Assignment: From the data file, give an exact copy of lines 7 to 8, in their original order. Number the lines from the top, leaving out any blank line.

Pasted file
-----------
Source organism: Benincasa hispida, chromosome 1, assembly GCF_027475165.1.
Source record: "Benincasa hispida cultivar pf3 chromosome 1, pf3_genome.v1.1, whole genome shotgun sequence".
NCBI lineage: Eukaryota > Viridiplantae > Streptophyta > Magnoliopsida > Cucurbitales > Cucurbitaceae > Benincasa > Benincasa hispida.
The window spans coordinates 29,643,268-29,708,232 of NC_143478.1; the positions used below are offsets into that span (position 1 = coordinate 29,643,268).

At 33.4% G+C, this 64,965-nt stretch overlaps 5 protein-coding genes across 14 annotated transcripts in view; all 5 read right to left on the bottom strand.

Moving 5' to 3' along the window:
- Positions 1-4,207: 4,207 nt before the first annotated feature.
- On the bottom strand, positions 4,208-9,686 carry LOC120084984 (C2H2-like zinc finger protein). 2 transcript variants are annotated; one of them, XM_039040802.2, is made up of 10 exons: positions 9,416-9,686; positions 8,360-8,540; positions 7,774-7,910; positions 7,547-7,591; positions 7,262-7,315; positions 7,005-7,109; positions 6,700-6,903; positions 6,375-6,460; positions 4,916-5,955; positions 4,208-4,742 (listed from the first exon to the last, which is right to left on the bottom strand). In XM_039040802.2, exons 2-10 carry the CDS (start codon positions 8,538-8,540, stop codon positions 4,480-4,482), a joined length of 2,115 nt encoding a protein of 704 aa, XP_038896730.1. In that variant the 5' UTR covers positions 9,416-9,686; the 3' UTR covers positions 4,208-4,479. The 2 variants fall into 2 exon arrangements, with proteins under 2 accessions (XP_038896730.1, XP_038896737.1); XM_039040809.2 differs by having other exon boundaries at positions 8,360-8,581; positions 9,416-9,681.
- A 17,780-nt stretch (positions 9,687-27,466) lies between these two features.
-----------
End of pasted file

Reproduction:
- Positions 1-4,207: 4,207 nt before the first annotated feature.
- On the bottom strand, positions 4,208-9,686 carry LOC120084984 (C2H2-like zinc finger protein). 2 transcript variants are annotated; one of them, XM_039040802.2, is made up of 10 exons: positions 9,416-9,686; positions 8,360-8,540; positions 7,774-7,910; positions 7,547-7,591; positions 7,262-7,315; positions 7,005-7,109; positions 6,700-6,903; positions 6,375-6,460; positions 4,916-5,955; positions 4,208-4,742 (listed from the first exon to the last, which is right to left on the bottom strand). In XM_039040802.2, exons 2-10 carry the CDS (start codon positions 8,538-8,540, stop codon positions 4,480-4,482), a joined length of 2,115 nt encoding a protein of 704 aa, XP_038896730.1. In that variant the 5' UTR covers positions 9,416-9,686; the 3' UTR covers positions 4,208-4,479. The 2 variants fall into 2 exon arrangements, with proteins under 2 accessions (XP_038896730.1, XP_038896737.1); XM_039040809.2 differs by having other exon boundaries at positions 8,360-8,581; positions 9,416-9,681.